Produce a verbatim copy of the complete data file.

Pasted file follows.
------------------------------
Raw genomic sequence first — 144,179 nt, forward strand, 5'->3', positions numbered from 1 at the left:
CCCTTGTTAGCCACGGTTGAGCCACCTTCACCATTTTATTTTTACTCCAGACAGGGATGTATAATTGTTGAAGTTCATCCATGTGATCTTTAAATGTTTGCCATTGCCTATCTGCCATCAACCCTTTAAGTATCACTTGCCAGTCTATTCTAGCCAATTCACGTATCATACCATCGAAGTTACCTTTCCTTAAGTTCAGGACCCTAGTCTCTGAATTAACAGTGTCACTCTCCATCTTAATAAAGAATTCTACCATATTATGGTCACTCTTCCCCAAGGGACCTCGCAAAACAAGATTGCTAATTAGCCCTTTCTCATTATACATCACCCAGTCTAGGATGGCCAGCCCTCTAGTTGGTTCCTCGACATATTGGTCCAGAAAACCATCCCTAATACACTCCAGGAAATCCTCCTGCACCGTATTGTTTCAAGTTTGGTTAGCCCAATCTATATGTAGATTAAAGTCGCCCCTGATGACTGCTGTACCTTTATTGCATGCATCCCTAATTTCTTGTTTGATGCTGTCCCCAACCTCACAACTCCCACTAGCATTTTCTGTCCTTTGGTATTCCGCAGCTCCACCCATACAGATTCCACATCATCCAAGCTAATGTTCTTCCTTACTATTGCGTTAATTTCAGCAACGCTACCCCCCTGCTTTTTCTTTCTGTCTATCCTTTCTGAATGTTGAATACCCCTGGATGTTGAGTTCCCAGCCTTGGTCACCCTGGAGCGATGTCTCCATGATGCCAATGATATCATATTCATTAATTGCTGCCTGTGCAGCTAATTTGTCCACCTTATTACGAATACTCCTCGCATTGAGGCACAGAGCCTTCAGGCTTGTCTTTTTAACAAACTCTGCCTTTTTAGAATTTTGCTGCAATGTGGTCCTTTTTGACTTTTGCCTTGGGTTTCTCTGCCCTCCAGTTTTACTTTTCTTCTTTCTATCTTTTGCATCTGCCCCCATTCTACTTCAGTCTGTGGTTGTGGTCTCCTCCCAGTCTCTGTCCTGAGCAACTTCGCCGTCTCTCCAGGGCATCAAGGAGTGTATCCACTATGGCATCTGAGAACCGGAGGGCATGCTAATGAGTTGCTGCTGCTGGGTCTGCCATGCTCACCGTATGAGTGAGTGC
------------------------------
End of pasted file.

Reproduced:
Raw genomic sequence first — 144,179 nt, forward strand, 5'->3', positions numbered from 1 at the left:
CCCTTGTTAGCCACGGTTGAGCCACCTTCACCATTTTATTTTTACTCCAGACAGGGATGTATAATTGTTGAAGTTCATCCATGTGATCTTTAAATGTTTGCCATTGCCTATCTGCCATCAACCCTTTAAGTATCACTTGCCAGTCTATTCTAGCCAATTCACGTATCATACCATCGAAGTTACCTTTCCTTAAGTTCAGGACCCTAGTCTCTGAATTAACAGTGTCACTCTCCATCTTAATAAAGAATTCTACCATATTATGGTCACTCTTCCCCAAGGGACCTCGCAAAACAAGATTGCTAATTAGCCCTTTCTCATTATACATCACCCAGTCTAGGATGGCCAGCCCTCTAGTTGGTTCCTCGACATATTGGTCCAGAAAACCATCCCTAATACACTCCAGGAAATCCTCCTGCACCGTATTGTTTCAAGTTTGGTTAGCCCAATCTATATGTAGATTAAAGTCGCCCCTGATGACTGCTGTACCTTTATTGCATGCATCCCTAATTTCTTGTTTGATGCTGTCCCCAACCTCACAACTCCCACTAGCATTTTCTGTCCTTTGGTATTCCGCAGCTCCACCCATACAGATTCCACATCATCCAAGCTAATGTTCTTCCTTACTATTGCGTTAATTTCAGCAACGCTACCCCCCTGCTTTTTCTTTCTGTCTATCCTTTCTGAATGTTGAATACCCCTGGATGTTGAGTTCCCAGCCTTGGTCACCCTGGAGCGATGTCTCCATGATGCCAATGATATCATATTCATTAATTGCTGCCTGTGCAGCTAATTTGTCCACCTTATTACGAATACTCCTCGCATTGAGGCACAGAGCCTTCAGGCTTGTCTTTTTAACAAACTCTGCCTTTTTAGAATTTTGCTGCAATGTGGTCCTTTTTGACTTTTGCCTTGGGTTTCTCTGCCCTCCAGTTTTACTTTTCTTCTTTCTATCTTTTGCATCTGCCCCCATTCTACTTCAGTCTGTGGTTGTGGTCTCCTCCCAGTCTCTGTCCTGAGCAACTTCGCCGTCTCTCCAGGGCATCAAGGAGTGTATCCACTATGGCATCTGAGAACCGGAGGGCATGCTAATGAGTTGCTGCTGCTGGGTCTGCCATGCTCACCGTATGAGTGAGTGC